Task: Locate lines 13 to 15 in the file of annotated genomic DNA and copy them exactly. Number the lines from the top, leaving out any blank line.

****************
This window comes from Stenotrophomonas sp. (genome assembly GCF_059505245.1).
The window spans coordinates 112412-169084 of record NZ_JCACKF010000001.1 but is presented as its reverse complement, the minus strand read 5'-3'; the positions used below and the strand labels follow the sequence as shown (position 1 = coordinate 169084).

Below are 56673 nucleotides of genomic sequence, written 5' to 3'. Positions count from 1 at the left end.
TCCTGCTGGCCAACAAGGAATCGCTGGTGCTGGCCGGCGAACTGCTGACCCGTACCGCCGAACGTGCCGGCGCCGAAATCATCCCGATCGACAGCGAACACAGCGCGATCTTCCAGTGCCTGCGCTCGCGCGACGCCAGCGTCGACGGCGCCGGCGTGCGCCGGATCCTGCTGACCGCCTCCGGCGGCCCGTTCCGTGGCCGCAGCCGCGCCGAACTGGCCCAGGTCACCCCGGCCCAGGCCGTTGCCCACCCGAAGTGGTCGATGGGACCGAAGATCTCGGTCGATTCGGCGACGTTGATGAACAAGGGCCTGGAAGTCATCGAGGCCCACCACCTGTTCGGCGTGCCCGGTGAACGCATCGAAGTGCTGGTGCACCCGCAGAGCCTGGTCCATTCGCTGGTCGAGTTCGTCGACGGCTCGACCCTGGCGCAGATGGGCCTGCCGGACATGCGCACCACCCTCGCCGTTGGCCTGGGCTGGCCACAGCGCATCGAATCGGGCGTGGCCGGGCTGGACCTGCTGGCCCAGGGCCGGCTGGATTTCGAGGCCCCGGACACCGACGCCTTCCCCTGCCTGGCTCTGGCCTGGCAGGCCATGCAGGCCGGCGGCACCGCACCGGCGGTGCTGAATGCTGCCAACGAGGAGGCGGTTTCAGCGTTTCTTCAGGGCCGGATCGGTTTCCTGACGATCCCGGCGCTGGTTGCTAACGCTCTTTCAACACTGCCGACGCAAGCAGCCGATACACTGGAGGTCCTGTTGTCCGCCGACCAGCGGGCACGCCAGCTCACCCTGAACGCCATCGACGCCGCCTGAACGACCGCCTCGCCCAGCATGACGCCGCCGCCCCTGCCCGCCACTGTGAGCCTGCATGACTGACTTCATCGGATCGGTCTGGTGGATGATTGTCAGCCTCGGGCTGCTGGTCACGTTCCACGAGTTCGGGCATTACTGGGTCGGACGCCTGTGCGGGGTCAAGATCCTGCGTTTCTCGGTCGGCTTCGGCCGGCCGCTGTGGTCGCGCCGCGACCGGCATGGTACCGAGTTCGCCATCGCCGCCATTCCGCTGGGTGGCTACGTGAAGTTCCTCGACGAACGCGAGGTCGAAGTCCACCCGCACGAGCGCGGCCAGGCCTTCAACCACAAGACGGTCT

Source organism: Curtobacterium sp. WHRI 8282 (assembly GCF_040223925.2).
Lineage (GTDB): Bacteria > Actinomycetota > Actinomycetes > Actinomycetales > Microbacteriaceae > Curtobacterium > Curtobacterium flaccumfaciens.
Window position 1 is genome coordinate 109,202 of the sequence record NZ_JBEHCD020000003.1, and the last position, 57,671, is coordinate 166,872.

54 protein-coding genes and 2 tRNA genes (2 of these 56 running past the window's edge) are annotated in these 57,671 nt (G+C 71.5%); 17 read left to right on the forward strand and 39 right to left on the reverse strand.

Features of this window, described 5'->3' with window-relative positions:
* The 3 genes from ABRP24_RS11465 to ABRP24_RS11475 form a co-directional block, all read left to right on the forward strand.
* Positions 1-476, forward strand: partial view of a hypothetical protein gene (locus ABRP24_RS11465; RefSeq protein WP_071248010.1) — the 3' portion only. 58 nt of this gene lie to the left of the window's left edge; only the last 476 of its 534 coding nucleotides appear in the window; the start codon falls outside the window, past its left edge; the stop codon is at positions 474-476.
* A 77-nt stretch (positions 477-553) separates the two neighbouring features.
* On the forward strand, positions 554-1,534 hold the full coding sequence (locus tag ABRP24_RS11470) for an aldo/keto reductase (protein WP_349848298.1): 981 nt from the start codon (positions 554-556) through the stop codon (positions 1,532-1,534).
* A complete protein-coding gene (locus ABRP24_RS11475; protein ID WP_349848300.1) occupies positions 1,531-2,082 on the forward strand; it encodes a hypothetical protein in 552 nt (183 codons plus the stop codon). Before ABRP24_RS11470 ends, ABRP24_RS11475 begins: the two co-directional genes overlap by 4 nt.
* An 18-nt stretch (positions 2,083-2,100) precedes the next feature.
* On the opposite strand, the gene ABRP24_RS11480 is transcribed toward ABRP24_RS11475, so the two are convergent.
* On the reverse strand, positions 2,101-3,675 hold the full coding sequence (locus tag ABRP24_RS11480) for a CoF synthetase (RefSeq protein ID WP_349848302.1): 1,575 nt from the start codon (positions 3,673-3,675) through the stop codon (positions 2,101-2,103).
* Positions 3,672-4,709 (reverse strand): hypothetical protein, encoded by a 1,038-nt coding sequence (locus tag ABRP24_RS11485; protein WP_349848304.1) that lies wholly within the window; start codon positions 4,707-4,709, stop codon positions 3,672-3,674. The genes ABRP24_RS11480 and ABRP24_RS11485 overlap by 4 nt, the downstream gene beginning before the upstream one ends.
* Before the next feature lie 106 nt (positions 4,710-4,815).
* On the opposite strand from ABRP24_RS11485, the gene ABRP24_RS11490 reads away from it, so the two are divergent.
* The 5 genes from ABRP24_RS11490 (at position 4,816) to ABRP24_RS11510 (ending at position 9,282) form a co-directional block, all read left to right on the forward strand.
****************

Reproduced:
* On the forward strand, positions 554-1,534 hold the full coding sequence (locus tag ABRP24_RS11470) for an aldo/keto reductase (protein WP_349848298.1): 981 nt from the start codon (positions 554-556) through the stop codon (positions 1,532-1,534).
* A complete protein-coding gene (locus ABRP24_RS11475; protein ID WP_349848300.1) occupies positions 1,531-2,082 on the forward strand; it encodes a hypothetical protein in 552 nt (183 codons plus the stop codon). Before ABRP24_RS11470 ends, ABRP24_RS11475 begins: the two co-directional genes overlap by 4 nt.
* An 18-nt stretch (positions 2,083-2,100) precedes the next feature.